Calculating this year’s S.P.U.R. score:

Offensive skillset projection:

  • +3 for a primary creator and/or offensive anchor;
  • +2 for a skilled big, versatile wing or guard/wing;
  • +1 for a guard/wing with limited on-ball and off-ball skills (stand-still shooter at best), or big with limited ball skills

Defensive role projection:

  • +3 for a switchable big wing
  • +2 for versatile big or strong perimeter defender
  • +1 for limited big or guard defender

Mock draft bonus:

+1 for any time a mock draft has the Spurs specifically choosing a player. Again, not perfect but it helps counter players who simply average out around the 12 spot but aren’t actually viewed as a possible selection based on some combination of a draft expert’s intel and projection.

Shooting bonus:

It’s no secret the Spurs need to shore up their outside shooting, probably through the draft and free agency. Here’s how that’s weighed.

  • +2 for known skills as a three-point shooter — someone like Gonzaga’s Kispert.
  • +1 for theoretical shooting projection — someone like Sengun or Kuminga, whom a team is likely drafting with the expectation that they’ll either be able to extend their game to the line or improve the clip at which they’re shooting.

Spurs workout/interview bonus:

While we don’t know all of these, the ones that do get reported in the lead-up to the draft do paint a picture for whom the Spurs’ front office is more interested in. Mitchell, Kai Jones, Kispert, Keon Johnson, Alperen Sengun, Trey Murphy and Isaiah Jackson are among the confirmed workouts or interviews and, thus, get a boost in the algorithm. See, it’s highly scientific.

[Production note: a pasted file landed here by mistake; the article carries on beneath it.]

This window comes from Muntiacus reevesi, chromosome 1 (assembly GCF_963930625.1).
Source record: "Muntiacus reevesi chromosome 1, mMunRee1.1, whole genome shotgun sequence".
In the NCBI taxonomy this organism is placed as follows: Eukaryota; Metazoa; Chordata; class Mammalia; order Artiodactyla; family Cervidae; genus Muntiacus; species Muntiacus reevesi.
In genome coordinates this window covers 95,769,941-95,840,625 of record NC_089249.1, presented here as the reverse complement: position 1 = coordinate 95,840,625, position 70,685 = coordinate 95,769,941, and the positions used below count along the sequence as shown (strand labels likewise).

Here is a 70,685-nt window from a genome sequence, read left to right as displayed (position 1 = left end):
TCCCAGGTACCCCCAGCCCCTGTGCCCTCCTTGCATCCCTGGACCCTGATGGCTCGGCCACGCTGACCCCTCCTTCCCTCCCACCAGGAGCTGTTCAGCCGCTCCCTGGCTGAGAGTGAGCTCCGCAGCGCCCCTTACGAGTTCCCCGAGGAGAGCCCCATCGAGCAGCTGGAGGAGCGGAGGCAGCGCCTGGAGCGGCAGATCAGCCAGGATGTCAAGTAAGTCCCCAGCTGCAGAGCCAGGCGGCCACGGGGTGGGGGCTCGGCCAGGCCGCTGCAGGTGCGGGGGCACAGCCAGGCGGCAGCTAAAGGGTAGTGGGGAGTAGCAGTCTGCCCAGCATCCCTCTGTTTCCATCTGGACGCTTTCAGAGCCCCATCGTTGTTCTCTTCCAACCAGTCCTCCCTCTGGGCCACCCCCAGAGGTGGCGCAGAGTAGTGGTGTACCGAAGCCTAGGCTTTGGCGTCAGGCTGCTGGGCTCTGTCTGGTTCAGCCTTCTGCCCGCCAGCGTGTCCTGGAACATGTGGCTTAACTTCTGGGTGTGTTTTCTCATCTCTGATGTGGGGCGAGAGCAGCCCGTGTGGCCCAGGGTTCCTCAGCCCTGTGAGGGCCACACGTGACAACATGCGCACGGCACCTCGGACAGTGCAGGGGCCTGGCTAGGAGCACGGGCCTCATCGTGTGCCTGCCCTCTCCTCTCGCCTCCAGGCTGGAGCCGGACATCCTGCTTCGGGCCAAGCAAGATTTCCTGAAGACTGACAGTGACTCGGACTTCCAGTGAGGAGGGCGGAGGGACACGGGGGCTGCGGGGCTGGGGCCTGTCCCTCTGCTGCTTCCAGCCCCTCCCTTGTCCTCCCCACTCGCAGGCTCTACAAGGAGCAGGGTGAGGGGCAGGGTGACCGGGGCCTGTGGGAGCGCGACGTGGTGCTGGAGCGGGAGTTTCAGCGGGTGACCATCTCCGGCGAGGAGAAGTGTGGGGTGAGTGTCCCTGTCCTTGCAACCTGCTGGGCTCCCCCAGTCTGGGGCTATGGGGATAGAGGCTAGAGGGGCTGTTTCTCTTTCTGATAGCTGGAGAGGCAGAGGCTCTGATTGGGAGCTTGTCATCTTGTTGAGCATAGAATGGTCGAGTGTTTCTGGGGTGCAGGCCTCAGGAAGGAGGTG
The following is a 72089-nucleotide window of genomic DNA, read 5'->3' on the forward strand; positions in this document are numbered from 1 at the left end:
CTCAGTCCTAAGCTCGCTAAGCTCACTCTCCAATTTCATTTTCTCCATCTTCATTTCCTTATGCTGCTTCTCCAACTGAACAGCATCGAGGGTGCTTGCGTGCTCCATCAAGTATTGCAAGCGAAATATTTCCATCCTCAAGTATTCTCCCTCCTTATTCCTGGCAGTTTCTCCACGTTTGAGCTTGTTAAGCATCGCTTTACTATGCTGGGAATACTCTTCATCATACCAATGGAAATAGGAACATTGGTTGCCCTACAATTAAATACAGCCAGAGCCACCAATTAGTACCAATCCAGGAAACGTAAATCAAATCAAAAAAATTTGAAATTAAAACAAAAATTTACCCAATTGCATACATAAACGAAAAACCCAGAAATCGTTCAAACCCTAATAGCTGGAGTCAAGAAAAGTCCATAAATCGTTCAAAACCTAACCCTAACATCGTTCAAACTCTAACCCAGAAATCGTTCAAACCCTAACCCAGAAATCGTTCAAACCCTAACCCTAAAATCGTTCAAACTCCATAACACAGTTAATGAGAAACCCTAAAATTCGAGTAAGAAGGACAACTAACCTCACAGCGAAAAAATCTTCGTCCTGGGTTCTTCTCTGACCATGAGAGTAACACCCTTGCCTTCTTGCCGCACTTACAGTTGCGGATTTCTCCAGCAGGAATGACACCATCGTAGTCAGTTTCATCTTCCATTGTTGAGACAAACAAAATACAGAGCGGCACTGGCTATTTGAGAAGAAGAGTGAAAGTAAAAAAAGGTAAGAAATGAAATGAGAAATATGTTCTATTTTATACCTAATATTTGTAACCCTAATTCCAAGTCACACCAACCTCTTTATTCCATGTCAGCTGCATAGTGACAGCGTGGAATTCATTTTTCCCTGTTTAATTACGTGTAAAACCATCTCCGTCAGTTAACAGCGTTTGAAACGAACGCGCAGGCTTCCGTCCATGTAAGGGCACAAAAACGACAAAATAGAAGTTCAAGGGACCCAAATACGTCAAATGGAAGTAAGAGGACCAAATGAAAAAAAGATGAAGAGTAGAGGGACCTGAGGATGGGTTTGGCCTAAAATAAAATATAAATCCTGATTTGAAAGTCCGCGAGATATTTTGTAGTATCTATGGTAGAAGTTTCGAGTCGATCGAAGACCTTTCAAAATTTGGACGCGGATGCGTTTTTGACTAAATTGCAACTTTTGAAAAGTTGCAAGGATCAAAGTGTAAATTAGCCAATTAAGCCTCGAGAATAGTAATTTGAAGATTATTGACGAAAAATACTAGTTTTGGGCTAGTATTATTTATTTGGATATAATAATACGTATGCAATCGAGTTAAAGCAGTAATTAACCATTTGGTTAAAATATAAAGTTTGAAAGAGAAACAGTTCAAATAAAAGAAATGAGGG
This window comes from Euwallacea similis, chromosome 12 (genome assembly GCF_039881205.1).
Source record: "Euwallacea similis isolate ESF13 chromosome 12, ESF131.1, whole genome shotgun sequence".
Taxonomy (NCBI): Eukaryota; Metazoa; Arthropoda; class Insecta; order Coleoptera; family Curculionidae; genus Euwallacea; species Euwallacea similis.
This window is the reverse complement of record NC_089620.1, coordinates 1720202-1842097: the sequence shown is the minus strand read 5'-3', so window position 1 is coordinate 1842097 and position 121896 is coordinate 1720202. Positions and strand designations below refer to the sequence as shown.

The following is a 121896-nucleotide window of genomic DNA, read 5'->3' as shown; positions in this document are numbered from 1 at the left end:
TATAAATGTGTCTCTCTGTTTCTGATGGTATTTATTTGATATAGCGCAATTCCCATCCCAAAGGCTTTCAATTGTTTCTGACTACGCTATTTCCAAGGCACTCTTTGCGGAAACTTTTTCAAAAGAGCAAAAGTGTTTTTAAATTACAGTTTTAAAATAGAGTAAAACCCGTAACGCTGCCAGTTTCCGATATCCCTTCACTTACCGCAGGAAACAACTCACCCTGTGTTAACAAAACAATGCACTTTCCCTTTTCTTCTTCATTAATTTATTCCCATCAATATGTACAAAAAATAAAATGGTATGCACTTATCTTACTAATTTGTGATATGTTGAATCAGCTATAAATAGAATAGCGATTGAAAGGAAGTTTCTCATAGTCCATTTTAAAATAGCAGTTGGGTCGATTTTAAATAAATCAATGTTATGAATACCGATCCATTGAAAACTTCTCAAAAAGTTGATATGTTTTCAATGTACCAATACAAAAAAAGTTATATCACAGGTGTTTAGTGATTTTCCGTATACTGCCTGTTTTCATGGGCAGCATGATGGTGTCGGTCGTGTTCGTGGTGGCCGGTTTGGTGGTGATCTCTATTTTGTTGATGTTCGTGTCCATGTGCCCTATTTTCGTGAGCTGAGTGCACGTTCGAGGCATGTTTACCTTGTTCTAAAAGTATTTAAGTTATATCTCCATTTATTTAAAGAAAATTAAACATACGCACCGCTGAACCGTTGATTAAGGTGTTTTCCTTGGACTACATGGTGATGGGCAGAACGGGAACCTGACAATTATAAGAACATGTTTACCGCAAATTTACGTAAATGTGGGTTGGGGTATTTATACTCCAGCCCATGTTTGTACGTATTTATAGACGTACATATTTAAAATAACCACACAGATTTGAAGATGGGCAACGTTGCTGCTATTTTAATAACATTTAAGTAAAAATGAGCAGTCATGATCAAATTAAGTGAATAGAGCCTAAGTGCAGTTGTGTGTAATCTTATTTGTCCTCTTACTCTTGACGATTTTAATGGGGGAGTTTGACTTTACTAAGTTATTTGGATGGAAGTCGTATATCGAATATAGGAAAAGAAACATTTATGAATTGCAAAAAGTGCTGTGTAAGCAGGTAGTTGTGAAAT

• +2 for a reported predraft workout
  • +1 for a reported predraft interview

S.P.U.R. Points Leaders

All of that said, here’s who scored well purely on S.P.U.R. points:

9 points:

  • Davion Mitchell
  • Kai Jones
  • Alperen Sengun
  • Trey Murphy

8 points:

  • Cade Cunningham
  • Corey Kispert
  • Jalen Johnson

7 points:

  • Evan Mobley
  • Jonathan Kuminga
  • Franz Wagner
  • Moses Moodey
  • Usman Garuba
  • Ziaire Williams

Final tally:

4th place, 6.9 points: Alperen Sengun, Besiktas

3nd place, 7 points: Kai Jones, Texas

2nd place, 7.9 points: Corey Kispert, Gonzaga

Prediction, 9 points: Davion Mitchell, 22 years old, 6-2, Guard, Baylor

If you read through all the above, it may not surprise that Mitchell is who the algorithm liked the most. He’s expected to be selected right around the 12th slot (only The Ringer’s Kevin O’Connor actually had him going before 12, at 8), and his likelihood benefits from getting a good look in the predraft process, as well as his defense and shot creation.

Yes, he’s another guard (and not a particularly tall one at that) and, yes, the Spurs have greater roster holes, but there’s no guarantee anyone on the roster is destined for stardom. A more natural playmaker and player who can score at all three levels can do wonders to apply structure to a lineup.

Yes, he’ll be 23 in a few months, but age may not be a negative when you consider the Spurs’ success with drafting Derrick White, as well as how soon Pop (also not young) and the rest of the front office want to be competitive again.

(Yes, I’m also surprised the computer didn’t go with Sengun.)